occurred in Rwanda under his watch, but that everyone who aided in the
silencing were rewarded with promotions.

"Look at Madeline Albright. At the time U.N. Ambassador, she got promoted
to secretary of state," she charged. "Susan Rice, over at the National
Security Council, she got promoted to assistant secretary of state for
Africa. Kofi Annan, whom The Carlsson Report [a United Nations inquiry]
makes 19 observations, of which 17 blame Kofi Annan, and yet [he] gets a
promotion to secretary-general and is about to be re-elected as

Rep. McKinney also blasted International Criminal Tribunal for Rwanda
(ICTR) Judge Louise Arbor, who, shortly after suspending the investigation
of the April 1994 rocket attack on the presidential plane that killed
Presidents Juvenal Habyarimana of Rwanda and Cyprien Ntaryamira of
Burundi, was awarded a Canada Supreme Court appointment.

"America's policy toward Africa during the past decade, rather than
seeking to stabilize situations where civil war and ethnic turmoil reign
supreme, has seemingly promoted destabilization," testified Wayne Madsen,
author of "Genocide and Covert Activities in Africa 1993-1999."

Ms. Albright was fond of describing as "beacons of hope" those pro-U.S.
military leaders in Africa who assumed power by force, Mr. Madsen said.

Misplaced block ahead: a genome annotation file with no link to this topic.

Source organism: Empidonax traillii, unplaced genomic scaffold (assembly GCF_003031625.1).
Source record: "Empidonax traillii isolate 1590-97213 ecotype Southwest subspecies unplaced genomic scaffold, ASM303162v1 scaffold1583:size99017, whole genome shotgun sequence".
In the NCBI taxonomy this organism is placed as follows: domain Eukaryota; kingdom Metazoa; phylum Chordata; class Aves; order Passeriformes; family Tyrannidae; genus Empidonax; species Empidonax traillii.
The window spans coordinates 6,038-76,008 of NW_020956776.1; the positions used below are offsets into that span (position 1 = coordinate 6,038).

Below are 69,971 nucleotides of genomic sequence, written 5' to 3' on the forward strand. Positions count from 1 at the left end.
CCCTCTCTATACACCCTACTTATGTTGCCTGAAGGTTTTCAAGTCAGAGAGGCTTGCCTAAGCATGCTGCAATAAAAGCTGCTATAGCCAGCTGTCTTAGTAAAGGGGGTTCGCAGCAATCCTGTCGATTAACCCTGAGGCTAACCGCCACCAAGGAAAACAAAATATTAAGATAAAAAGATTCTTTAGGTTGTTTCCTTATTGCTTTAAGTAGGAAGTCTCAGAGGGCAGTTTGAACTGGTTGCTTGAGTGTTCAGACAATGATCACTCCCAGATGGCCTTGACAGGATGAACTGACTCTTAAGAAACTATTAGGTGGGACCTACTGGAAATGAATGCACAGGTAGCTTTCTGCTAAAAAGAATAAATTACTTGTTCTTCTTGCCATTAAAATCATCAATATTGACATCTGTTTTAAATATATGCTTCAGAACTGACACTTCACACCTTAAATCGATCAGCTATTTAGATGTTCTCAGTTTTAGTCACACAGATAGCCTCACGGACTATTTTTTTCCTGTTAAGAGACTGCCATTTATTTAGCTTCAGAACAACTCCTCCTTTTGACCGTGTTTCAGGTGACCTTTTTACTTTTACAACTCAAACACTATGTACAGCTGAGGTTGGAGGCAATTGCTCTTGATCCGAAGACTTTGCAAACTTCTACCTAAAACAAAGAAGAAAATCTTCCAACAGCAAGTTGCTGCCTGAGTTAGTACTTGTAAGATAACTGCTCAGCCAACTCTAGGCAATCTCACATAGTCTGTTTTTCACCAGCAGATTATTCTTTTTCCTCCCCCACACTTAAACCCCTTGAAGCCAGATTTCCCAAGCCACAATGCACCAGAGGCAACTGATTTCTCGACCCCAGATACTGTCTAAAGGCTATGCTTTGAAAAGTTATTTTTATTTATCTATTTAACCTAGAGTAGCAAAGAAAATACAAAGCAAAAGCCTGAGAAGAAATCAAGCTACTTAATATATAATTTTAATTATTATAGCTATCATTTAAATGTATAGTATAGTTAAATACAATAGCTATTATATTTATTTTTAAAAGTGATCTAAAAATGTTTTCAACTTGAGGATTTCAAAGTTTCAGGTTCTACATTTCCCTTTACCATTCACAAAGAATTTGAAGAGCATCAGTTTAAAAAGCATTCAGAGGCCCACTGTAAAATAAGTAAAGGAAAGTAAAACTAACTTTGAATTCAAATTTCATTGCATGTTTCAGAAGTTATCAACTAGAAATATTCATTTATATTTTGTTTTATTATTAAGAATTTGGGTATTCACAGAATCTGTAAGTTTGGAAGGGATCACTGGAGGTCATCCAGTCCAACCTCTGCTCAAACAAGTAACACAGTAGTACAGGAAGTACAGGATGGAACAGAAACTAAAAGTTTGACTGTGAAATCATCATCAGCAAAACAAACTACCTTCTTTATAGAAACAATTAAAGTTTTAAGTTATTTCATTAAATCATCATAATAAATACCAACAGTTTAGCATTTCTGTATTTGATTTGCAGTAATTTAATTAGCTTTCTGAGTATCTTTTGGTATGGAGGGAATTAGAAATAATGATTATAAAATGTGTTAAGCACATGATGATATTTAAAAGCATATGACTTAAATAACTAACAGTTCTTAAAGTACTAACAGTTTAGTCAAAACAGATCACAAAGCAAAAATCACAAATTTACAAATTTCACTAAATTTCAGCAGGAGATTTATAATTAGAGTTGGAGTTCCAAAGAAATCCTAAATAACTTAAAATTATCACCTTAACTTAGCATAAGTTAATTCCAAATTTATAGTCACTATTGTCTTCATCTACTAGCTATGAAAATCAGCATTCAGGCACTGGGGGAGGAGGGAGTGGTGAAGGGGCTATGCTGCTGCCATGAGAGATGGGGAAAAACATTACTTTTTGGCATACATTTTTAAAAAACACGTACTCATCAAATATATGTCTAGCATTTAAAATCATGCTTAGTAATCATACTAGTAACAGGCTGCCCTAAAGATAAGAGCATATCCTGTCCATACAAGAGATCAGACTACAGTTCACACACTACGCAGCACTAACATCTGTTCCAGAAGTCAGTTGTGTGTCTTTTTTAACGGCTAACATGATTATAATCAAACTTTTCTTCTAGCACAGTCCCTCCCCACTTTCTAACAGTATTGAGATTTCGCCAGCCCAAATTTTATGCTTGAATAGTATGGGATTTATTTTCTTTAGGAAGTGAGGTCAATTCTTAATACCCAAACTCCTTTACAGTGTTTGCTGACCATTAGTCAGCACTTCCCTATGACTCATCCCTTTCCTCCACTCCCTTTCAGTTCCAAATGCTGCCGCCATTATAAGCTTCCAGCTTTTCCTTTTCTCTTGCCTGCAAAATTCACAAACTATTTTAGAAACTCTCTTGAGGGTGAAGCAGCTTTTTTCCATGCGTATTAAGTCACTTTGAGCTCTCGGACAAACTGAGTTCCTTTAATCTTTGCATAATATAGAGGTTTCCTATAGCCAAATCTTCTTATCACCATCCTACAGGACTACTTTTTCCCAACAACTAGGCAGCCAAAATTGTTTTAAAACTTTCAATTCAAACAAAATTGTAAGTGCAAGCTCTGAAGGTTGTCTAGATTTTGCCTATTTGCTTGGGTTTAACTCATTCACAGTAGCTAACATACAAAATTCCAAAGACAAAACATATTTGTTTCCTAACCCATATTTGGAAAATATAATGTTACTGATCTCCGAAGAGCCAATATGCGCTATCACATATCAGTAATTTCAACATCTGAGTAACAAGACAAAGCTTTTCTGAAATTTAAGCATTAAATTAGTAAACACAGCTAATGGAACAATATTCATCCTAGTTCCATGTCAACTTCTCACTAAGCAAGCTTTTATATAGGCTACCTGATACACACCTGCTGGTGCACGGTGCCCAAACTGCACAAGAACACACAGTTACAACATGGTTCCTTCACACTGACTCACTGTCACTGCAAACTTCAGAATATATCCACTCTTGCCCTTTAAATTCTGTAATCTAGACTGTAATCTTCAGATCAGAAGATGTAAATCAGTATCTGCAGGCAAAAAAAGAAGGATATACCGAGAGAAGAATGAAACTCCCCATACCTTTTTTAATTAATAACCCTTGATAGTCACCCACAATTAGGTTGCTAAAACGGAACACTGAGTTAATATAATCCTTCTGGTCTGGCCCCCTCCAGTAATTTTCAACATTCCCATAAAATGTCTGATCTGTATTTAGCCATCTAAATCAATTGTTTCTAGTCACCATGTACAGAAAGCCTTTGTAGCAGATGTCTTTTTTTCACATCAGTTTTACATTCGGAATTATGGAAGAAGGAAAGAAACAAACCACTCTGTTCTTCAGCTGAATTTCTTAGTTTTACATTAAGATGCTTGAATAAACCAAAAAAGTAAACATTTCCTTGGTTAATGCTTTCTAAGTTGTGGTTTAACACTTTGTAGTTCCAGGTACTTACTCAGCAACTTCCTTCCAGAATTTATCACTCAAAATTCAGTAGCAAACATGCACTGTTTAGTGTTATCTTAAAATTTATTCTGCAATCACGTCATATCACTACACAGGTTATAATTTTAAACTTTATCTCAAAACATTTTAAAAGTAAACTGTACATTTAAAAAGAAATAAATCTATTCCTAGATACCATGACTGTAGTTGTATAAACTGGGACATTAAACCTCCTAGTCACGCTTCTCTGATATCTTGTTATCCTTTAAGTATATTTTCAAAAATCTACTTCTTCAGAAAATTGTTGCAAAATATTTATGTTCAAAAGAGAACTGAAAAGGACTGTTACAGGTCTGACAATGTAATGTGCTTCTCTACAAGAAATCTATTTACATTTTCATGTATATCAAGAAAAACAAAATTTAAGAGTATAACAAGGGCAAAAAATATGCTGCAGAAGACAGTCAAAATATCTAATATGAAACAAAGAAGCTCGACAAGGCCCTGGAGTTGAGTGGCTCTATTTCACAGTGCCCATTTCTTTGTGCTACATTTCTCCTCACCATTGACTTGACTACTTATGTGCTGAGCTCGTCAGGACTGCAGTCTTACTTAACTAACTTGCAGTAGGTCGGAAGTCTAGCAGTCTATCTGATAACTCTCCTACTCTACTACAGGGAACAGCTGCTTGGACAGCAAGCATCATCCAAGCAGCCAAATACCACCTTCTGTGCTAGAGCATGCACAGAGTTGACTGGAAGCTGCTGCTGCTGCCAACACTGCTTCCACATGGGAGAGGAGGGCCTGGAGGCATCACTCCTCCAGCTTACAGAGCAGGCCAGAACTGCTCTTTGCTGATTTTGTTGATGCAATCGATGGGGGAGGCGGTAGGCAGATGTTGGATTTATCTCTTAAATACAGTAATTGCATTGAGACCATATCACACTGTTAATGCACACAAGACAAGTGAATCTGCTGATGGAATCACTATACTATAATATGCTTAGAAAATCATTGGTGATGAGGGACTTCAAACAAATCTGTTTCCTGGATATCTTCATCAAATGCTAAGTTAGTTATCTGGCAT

"These leaders, who include the current presidents of Uganda, Rwanda,
Ethiopia, Angola, Eritrea, Burundi and the Democratic Republic of the
Congo (DRC), preside over countries where ethnic and civil turmoil permit
unscrupulous international mining companies to take advantage of the
strife to fill their own coffers with conflict diamonds, gold, copper,
platinum and other precious minerals including one that is a primary
component of computer microchips," he said.

Mr. Madsen said the United States played more of a role in the Rwandan
tragedy than it admits, citing the U.S.-backed Rwandan and Ugandan-led
invasions of Congo. Speculation behind the recent assassination of Pres.
Laurent Kabila and the rapid visit to the United States by his successor
and son Joseph Kabila at the same time as a visit by Rwandan President
Paul Kagame, coupled with meetings with Corporate Council for Africa and a
lavish dinner-reception thrown by Maurice Tempelsman has done little to
put America in a favorable light in the region, the author asserts.

"After all, the date of Kabila's assassination [Jan. 16, 2001] was
practically 40 years from the very day of the CIA-planned-and-executed
assassination of Congolese leader Patrice Lumumba," he concluded.

When policy and profit converge

"This is a western syndicated proxy war and, like Sierra Leone, Angola and
Sudan, it is war-as-cover for the rapid and unrestricted extraction of raw